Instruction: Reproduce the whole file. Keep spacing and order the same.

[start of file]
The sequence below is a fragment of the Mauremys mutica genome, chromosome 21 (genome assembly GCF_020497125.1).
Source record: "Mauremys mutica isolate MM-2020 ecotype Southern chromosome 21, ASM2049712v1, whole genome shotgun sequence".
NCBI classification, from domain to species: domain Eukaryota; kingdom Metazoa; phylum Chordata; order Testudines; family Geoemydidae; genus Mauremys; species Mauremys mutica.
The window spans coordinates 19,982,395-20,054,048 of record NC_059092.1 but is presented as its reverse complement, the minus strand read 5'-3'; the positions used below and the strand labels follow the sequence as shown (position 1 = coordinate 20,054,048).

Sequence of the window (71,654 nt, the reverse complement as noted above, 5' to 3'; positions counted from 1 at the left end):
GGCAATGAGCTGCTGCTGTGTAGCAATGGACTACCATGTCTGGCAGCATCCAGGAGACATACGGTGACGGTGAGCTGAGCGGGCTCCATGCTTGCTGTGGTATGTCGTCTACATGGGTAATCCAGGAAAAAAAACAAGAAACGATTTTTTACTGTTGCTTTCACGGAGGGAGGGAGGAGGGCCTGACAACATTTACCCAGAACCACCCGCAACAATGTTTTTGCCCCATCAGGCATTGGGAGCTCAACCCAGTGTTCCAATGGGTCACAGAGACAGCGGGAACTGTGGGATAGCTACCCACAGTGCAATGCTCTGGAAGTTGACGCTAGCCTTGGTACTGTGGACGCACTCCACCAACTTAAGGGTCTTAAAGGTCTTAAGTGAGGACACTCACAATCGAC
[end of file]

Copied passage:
The sequence below is a fragment of the Mauremys mutica genome, chromosome 21 (genome assembly GCF_020497125.1).
Source record: "Mauremys mutica isolate MM-2020 ecotype Southern chromosome 21, ASM2049712v1, whole genome shotgun sequence".
NCBI classification, from domain to species: domain Eukaryota; kingdom Metazoa; phylum Chordata; order Testudines; family Geoemydidae; genus Mauremys; species Mauremys mutica.
The window spans coordinates 19,982,395-20,054,048 of record NC_059092.1 but is presented as its reverse complement, the minus strand read 5'-3'; the positions used below and the strand labels follow the sequence as shown (position 1 = coordinate 20,054,048).

Sequence of the window (71,654 nt, the reverse complement as noted above, 5' to 3'; positions counted from 1 at the left end):
GGCAATGAGCTGCTGCTGTGTAGCAATGGACTACCATGTCTGGCAGCATCCAGGAGACATACGGTGACGGTGAGCTGAGCGGGCTCCATGCTTGCTGTGGTATGTCGTCTACATGGGTAATCCAGGAAAAAAAACAAGAAACGATTTTTTACTGTTGCTTTCACGGAGGGAGGGAGGAGGGCCTGACAACATTTACCCAGAACCACCCGCAACAATGTTTTTGCCCCATCAGGCATTGGGAGCTCAACCCAGTGTTCCAATGGGTCACAGAGACAGCGGGAACTGTGGGATAGCTACCCACAGTGCAATGCTCTGGAAGTTGACGCTAGCCTTGGTACTGTGGACGCACTCCACCAACTTAAGGGTCTTAAAGGTCTTAAGTGAGGACACTCACAATCGAC